The basic premise of a marinade is to use a liquid to break the protein bonds that make meat tough and add flavor via vegetables, spices, and herbs. Liquids that can do the job would be any kind of acid and fizzy liquid. The acid is a proven strategy, but i’m not sure about the fizzy liquid, to be honest. I just sort of stumbled upon that one through experimenting. All i know is that it works, and i guess that’s all that really matters. And the yogurt works because it’s acidic. Yogurt marinades are common in Indian cuisine.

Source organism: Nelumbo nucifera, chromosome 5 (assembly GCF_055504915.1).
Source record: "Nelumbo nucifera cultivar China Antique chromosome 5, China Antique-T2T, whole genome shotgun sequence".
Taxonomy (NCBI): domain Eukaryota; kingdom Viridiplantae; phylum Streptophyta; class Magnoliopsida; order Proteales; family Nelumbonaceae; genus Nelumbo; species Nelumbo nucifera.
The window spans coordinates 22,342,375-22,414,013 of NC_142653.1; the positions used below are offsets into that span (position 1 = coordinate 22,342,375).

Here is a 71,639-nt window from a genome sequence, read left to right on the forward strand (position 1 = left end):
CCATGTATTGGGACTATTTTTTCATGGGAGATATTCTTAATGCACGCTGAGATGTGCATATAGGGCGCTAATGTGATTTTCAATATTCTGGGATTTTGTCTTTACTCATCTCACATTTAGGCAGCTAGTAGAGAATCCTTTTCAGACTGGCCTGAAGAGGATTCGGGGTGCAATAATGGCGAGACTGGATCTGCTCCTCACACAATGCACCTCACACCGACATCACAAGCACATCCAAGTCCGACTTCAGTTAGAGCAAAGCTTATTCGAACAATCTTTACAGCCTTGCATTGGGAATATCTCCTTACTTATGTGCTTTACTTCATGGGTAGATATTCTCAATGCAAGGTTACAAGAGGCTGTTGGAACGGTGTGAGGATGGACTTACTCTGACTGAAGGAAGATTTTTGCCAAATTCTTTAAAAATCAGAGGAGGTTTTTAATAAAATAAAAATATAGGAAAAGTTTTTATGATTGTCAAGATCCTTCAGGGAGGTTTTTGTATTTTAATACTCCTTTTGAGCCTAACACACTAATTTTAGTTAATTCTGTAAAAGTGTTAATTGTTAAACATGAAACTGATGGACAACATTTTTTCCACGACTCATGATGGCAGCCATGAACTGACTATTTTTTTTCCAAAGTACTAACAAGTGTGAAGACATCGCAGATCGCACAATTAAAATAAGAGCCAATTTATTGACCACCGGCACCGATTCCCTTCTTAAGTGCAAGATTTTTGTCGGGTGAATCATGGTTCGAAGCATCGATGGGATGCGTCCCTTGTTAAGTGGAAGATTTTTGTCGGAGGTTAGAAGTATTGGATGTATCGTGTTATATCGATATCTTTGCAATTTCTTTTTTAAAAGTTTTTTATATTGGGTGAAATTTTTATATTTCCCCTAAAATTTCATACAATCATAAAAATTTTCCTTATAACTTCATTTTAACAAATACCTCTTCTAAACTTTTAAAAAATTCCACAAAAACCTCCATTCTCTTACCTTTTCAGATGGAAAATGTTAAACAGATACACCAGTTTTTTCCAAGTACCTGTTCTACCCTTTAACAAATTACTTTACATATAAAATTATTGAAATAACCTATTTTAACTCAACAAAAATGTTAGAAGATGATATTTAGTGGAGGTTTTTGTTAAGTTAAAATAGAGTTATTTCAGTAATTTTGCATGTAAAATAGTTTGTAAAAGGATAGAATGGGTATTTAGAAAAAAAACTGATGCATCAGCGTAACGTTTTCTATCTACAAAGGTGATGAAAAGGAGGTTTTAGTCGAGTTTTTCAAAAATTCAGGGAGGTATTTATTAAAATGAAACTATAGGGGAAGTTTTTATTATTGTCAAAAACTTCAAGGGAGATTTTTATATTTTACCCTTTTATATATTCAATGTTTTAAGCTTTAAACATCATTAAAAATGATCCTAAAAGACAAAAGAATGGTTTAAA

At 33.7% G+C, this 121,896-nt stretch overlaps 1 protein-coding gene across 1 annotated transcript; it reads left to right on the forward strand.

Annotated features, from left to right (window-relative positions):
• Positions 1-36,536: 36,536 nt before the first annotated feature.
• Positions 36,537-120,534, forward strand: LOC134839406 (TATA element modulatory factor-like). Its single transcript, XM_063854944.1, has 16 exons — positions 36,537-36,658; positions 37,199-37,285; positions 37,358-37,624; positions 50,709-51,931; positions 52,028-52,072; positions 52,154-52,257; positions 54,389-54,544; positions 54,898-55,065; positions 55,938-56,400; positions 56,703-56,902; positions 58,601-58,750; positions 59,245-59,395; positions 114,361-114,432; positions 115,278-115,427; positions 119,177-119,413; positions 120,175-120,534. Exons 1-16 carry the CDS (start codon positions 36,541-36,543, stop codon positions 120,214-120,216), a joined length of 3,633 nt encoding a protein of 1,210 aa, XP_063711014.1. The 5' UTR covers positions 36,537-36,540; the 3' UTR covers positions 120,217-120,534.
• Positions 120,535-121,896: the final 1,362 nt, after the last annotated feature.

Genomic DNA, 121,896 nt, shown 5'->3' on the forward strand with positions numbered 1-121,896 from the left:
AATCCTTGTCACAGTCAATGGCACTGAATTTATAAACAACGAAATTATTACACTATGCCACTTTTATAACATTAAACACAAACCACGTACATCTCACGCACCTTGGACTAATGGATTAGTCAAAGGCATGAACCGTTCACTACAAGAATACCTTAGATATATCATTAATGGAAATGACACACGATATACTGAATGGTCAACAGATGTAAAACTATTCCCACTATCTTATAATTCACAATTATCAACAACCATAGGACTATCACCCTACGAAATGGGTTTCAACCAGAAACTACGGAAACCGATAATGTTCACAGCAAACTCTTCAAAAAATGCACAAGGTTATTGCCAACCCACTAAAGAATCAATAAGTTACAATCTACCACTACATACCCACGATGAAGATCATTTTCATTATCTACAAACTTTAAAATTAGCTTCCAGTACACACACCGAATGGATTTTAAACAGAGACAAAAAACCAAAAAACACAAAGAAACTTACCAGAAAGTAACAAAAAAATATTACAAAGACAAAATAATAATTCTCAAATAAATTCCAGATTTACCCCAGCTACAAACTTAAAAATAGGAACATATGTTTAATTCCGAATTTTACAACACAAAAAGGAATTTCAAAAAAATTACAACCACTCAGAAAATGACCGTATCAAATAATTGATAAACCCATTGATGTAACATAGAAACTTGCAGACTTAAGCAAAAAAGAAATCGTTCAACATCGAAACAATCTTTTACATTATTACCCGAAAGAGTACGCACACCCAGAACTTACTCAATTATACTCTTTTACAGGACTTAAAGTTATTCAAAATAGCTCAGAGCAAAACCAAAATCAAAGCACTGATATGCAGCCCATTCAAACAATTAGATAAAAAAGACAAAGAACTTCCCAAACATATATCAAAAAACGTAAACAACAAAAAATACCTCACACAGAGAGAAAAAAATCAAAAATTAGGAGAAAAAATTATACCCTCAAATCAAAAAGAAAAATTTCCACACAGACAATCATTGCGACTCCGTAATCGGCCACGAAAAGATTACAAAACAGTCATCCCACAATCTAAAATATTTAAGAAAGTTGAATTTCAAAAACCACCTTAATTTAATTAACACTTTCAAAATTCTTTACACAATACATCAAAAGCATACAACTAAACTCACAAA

Marinades are easy because all you need to do is chop up your ingredients, throw them in a zipbag along with spices/herbs, throw in the meat, and submerge it in a liquid. Then all you gotta do is zip it, shake it up, maybe squeeze the meat here and there, distribute the ingredients evenly, and throw it in the fridge and let sit overnight, or better yet, for a few days. You can do your marinade-bags ahead of time and pull one out whenever you’re ready to cook (just keep in mind that although marinated meat, as long as the meat was fresh to begin with, does last longer than unseasoned meat, a few days is still the maximum fridge life). You can also freeze the meat in its marinade, and on the day you’re planning on having it, all you have to do is move it to the fridge before you go to class, and by dinnertime, it should be thawed and ready to go.